U.S. Mazie Hirono is getting a cutting-edge treatment in her fight against cancer.
It's called immunotherapy, and it enhances the body's fight against cancer.
Dr. Shane Morita is the Medical Director of Surgical Oncology at the Queen's Medical Center, where many patients on immunotherapy come in every two to three weeks.
He hasn't treated Hirono, but says immunotherapy can be a game-changer.
He says traditionally the 5-year survivability rate for stage four kidney cancer is less than 10 percent, but newer treatments like immunotherapy are improving the statistics.
"Our immune system is on constant surveillance fighting infections and even fighting cancer cells. Immunotherapy excites it. It enhances it in order to fight the cancer," Morita said.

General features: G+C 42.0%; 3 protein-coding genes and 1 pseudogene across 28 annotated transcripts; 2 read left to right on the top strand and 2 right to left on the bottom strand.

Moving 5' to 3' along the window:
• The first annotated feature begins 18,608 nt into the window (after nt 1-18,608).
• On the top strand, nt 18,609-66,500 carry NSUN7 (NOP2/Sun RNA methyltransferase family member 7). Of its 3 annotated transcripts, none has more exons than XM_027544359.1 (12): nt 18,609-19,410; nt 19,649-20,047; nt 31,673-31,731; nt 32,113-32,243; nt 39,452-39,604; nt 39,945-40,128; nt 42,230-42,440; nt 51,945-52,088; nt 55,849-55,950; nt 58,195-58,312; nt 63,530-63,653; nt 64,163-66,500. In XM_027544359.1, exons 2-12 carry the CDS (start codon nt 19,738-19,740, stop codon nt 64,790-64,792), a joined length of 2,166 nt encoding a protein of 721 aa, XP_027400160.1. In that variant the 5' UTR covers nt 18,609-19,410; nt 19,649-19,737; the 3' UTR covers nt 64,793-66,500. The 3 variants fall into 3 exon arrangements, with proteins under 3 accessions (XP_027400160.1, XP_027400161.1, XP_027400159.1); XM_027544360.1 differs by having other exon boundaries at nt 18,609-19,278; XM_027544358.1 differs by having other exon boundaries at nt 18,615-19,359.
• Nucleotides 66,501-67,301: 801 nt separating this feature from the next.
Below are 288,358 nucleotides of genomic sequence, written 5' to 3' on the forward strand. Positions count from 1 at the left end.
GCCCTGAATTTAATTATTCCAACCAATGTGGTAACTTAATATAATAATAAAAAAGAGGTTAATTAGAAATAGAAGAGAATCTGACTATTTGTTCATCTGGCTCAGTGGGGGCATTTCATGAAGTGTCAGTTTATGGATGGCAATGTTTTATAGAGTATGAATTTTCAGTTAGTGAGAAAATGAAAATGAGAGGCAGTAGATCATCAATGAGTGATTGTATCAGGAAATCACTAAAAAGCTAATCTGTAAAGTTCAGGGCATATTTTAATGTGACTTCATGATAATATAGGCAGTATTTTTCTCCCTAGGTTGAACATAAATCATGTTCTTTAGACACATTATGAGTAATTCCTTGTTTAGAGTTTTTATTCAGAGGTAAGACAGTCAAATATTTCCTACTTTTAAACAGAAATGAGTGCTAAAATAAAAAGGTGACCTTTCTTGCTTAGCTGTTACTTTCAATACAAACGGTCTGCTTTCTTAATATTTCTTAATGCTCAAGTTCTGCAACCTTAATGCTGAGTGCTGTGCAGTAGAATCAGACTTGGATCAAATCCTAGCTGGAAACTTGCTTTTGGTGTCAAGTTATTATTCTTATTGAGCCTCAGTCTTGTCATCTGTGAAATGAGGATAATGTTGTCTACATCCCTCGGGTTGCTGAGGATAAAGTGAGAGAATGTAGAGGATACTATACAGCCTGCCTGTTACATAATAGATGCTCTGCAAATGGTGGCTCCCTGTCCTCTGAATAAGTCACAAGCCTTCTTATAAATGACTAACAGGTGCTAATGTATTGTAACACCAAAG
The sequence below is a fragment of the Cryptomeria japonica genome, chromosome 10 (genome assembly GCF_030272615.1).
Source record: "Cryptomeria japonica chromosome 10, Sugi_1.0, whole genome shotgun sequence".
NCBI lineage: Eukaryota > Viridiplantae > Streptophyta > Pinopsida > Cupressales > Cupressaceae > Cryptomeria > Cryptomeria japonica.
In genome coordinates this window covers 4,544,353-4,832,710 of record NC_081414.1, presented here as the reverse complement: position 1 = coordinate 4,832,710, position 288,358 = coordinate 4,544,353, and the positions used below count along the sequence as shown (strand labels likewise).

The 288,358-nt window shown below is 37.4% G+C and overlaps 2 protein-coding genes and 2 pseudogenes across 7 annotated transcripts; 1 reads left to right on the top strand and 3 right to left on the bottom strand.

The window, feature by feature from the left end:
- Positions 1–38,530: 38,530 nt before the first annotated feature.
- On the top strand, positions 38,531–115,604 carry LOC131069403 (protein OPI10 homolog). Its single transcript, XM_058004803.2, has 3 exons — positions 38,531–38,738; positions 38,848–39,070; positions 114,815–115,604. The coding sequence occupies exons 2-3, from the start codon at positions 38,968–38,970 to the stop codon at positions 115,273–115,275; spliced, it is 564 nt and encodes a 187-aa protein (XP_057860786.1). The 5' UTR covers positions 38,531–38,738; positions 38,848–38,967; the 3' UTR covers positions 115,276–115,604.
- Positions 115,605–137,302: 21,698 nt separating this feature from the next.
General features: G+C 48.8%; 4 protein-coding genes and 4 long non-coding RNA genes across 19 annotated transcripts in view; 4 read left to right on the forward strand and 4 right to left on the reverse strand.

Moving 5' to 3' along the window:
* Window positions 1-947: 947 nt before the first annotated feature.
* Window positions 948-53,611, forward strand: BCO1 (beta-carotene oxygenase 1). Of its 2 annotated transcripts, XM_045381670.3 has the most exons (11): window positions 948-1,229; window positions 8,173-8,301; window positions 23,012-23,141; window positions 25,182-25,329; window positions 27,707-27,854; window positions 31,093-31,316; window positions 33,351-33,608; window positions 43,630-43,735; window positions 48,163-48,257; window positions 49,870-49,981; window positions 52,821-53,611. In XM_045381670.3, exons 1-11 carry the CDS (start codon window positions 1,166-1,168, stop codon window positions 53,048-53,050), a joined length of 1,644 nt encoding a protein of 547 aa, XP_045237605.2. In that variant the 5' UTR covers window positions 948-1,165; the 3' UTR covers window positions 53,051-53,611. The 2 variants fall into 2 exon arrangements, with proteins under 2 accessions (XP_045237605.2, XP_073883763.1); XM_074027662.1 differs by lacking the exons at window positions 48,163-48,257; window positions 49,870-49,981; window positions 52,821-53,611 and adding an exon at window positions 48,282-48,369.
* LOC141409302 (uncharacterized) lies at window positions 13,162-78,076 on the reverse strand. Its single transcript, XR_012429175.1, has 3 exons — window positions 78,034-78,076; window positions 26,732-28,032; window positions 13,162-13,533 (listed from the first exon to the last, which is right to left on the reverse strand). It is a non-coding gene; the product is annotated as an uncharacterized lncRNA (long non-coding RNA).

Hirono will get immunotherapy for the next three months to treat spots on her thyroid.
It's the senator's latest procedure since being diagnosed with advanced kidney cancer in May.
Surgeons have removed one of her kidneys and have also treated a rib lesion.
"I think with all these new novel therapies, there's definitely much more promise," Morita said. "It's used for different types of cancer including melanoma and lung cancer. It's really been a paradigm shift in how we treat cancer that has spread to different organs."
Side effects of the drugs used in immunotherapy can be fatigue and rashes, but Morita says it's not as harsh as chemotherapy.